Religious Affiliation And Economic Performance Of Romanian Emigrants. An Empirical Approach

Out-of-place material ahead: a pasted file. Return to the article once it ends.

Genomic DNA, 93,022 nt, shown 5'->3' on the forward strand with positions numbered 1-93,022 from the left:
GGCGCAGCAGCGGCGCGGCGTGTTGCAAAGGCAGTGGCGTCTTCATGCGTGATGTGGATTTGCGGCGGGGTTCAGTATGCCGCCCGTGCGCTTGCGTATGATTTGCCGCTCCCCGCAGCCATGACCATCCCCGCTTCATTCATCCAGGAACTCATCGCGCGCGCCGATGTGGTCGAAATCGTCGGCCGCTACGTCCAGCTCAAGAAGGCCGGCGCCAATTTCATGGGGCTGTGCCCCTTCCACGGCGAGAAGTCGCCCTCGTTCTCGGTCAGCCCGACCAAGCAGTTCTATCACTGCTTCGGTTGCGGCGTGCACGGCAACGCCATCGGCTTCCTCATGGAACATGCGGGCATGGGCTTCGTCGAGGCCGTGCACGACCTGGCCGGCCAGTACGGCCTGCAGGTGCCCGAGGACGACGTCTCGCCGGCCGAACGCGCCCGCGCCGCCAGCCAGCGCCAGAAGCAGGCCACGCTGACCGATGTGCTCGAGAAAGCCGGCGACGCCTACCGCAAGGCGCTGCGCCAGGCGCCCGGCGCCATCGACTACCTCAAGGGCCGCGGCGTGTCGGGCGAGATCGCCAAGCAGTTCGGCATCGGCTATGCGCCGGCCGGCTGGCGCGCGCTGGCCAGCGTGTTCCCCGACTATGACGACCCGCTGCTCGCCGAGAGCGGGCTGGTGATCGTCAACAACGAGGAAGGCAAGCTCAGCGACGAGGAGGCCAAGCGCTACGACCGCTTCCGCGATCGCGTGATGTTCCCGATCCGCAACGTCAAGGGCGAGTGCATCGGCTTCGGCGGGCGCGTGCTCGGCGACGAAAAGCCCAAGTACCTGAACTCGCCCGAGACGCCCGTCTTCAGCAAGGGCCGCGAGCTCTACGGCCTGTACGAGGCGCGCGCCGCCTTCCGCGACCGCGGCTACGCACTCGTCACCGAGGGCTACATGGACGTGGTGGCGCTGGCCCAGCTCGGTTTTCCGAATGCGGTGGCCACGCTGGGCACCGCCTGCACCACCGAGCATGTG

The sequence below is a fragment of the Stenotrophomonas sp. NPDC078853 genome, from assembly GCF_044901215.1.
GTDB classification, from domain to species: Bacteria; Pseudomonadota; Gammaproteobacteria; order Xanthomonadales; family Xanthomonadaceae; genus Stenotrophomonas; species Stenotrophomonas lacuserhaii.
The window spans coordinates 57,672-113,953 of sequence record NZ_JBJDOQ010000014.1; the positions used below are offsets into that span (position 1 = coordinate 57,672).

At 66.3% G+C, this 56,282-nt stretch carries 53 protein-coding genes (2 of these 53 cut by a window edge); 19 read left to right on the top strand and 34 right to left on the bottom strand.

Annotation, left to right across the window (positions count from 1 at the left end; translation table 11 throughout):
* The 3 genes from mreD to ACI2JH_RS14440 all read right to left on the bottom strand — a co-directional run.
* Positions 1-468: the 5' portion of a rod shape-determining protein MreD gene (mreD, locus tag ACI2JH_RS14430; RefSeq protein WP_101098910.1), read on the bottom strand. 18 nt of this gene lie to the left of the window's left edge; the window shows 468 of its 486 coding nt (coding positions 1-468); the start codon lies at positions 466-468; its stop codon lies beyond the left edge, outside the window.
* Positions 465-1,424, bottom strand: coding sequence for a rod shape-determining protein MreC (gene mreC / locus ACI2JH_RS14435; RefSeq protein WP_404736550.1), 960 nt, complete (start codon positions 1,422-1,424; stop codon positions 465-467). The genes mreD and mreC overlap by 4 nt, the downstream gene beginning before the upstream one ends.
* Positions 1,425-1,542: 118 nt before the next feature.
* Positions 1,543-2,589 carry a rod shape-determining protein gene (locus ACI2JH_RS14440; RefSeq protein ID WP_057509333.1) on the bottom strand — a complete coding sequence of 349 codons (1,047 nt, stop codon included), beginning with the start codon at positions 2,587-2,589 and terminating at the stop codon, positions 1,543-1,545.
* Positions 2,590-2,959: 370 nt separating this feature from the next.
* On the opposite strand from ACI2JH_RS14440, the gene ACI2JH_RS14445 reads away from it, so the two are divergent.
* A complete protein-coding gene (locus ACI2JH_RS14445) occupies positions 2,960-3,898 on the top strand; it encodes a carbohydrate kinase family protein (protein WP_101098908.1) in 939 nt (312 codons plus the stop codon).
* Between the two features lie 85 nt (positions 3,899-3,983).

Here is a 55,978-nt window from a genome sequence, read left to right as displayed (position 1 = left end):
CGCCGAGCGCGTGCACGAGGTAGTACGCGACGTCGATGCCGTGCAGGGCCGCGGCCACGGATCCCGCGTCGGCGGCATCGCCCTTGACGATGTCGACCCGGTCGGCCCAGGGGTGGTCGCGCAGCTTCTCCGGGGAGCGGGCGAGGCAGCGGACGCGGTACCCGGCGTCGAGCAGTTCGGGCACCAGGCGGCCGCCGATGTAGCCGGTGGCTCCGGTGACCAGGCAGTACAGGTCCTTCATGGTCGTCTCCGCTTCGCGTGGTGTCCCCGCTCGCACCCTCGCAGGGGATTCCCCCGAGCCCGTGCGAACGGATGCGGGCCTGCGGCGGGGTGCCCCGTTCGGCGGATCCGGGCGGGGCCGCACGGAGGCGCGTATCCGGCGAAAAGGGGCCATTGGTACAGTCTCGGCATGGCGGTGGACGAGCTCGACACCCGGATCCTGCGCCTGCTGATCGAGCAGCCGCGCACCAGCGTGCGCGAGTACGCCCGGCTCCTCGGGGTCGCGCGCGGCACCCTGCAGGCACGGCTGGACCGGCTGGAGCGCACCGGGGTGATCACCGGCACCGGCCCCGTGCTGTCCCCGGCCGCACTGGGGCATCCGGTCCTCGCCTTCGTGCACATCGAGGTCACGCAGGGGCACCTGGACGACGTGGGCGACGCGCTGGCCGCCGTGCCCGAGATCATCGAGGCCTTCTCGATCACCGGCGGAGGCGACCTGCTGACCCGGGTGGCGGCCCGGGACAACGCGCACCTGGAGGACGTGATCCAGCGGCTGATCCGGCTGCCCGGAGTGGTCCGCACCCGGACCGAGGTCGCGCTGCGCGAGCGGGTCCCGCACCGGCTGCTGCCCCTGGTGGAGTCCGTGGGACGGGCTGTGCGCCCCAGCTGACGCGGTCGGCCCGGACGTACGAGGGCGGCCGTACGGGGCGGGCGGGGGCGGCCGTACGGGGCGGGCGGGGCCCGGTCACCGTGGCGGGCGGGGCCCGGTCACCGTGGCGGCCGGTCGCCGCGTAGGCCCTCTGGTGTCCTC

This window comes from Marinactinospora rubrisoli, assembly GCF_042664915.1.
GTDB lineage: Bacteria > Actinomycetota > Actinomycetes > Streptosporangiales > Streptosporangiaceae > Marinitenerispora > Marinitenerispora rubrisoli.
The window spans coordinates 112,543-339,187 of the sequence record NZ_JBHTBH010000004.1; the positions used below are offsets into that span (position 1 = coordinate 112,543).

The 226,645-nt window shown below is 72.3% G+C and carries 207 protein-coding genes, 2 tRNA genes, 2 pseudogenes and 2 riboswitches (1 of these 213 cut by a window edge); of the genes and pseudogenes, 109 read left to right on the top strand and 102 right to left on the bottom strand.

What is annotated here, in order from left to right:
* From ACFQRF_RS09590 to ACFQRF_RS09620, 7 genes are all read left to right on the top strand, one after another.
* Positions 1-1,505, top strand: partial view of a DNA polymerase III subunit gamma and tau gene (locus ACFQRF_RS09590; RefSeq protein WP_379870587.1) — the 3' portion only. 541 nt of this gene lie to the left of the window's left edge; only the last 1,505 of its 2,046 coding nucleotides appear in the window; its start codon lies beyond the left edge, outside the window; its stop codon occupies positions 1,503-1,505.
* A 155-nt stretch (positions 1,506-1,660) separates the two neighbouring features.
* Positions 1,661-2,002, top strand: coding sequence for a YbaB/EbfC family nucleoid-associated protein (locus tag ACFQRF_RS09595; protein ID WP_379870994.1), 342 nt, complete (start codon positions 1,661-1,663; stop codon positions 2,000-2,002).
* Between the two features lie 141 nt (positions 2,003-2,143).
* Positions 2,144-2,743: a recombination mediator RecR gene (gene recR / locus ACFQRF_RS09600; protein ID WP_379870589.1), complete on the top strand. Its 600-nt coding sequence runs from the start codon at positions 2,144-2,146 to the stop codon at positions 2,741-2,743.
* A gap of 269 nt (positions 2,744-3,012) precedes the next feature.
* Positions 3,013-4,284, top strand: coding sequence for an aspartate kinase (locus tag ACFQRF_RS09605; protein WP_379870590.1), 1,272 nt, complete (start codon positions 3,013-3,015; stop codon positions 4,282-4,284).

Although migration and religion studies have traditionally developed as separate research topics, in the current context of globalization and transnationalism attention begins to focus on the way they may interconnect. Consequently, recent studies of migration raise the importance and role of religion in the international migration flows, distinguish between the socio-economic and religious inclusion of the immigrants in the host country or discuss the role that migration plays in the reconfiguration of religions in the contemporary world. Religion often inspires migration, as religious minority groups facing persecutions in the homeland may decide to move to more religious tolerant places. Conversely, migration almost always affects religion as the religion tradition and practice is usually modified following the resettlement and immigrants' daily life routines irremediably alter. In Romania religion also received some attention in recent theoretical and empirical analyses of migration, but there are only a few studies undertaken so far. Using the results of our online survey conducted during August-December 2010 among Romanian international migrants of different religious faiths, this paper aims to raise interest in migration-religion relationship and, at the same time, to improve the understanding of the factors of economic performance in a migration context by focusing on the distinctive characteristics of Romanian religious minorities. We address both the theoretical and the empirical dimension of this topic, making use of various statistical methods. Our main findings are consistent with the assumption that religious belief is reflecting upon the behavior and economic performance of Romanian migrants.
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